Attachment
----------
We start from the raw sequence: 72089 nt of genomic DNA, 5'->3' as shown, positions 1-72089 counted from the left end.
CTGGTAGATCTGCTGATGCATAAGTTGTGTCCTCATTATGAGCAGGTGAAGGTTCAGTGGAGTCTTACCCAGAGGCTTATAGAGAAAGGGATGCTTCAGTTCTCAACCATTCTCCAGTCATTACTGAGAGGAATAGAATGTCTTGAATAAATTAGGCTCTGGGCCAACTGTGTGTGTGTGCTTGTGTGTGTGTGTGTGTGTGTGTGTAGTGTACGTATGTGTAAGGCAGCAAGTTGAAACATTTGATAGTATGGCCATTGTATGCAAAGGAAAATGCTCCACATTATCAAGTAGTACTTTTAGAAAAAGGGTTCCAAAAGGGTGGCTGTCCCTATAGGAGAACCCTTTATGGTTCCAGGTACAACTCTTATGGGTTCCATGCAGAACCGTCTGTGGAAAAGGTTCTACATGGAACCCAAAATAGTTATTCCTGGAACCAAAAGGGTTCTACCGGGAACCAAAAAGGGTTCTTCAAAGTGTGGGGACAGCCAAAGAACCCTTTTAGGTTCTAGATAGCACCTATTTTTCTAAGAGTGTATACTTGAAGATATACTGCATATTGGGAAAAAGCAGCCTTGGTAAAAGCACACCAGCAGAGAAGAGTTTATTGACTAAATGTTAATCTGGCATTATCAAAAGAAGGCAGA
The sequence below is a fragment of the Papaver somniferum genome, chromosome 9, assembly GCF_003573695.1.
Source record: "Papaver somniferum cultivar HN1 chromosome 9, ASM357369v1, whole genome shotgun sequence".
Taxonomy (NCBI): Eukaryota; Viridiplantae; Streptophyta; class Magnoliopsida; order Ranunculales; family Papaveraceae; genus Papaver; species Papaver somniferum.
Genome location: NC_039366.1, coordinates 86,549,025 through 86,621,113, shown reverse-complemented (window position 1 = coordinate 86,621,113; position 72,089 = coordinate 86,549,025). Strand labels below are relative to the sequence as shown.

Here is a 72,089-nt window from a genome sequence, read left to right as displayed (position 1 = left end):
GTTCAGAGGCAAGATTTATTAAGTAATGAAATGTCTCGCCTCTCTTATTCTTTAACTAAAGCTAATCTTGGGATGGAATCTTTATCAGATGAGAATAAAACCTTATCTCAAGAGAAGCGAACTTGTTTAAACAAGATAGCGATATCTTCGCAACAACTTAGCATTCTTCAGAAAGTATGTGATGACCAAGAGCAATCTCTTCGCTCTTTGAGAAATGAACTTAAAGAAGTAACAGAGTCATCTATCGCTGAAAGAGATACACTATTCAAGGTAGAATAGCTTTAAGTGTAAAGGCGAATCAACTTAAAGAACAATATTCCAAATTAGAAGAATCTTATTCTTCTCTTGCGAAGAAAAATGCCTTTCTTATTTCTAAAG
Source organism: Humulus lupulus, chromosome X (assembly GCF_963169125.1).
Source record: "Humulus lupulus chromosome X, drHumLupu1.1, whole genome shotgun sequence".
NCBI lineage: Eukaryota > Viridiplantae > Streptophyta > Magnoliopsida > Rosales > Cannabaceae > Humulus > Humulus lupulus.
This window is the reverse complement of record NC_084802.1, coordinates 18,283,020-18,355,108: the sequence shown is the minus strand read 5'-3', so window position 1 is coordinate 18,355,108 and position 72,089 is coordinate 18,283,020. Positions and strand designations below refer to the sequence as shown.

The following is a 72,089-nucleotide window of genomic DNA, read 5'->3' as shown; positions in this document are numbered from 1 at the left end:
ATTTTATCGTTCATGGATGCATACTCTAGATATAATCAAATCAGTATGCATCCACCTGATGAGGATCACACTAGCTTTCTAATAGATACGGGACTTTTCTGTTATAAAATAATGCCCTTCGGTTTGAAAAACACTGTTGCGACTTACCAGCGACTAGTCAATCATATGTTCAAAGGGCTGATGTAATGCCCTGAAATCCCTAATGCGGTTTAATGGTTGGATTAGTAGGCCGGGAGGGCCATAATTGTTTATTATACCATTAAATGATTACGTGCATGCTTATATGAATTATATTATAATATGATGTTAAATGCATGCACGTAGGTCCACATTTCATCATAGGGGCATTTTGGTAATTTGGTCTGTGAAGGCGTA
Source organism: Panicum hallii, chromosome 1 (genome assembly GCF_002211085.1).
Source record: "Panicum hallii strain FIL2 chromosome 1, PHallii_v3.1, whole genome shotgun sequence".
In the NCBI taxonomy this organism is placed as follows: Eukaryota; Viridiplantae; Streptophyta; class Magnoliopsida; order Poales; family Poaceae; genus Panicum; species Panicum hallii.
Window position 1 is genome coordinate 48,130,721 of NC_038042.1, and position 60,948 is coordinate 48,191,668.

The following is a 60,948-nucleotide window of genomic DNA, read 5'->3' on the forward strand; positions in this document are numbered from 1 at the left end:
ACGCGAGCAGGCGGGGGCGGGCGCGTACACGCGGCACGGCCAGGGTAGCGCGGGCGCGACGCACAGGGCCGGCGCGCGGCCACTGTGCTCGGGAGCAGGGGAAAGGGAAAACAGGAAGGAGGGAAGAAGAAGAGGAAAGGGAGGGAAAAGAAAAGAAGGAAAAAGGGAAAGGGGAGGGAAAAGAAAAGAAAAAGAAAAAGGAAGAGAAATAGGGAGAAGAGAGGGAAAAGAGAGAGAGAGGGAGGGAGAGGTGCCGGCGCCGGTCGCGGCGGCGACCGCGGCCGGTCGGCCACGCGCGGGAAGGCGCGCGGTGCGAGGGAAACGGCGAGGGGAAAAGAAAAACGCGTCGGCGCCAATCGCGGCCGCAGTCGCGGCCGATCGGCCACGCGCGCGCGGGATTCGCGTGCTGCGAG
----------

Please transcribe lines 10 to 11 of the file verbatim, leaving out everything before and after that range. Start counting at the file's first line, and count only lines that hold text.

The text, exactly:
Source record: "Humulus lupulus chromosome X, drHumLupu1.1, whole genome shotgun sequence".
NCBI lineage: Eukaryota > Viridiplantae > Streptophyta > Magnoliopsida > Rosales > Cannabaceae > Humulus > Humulus lupulus.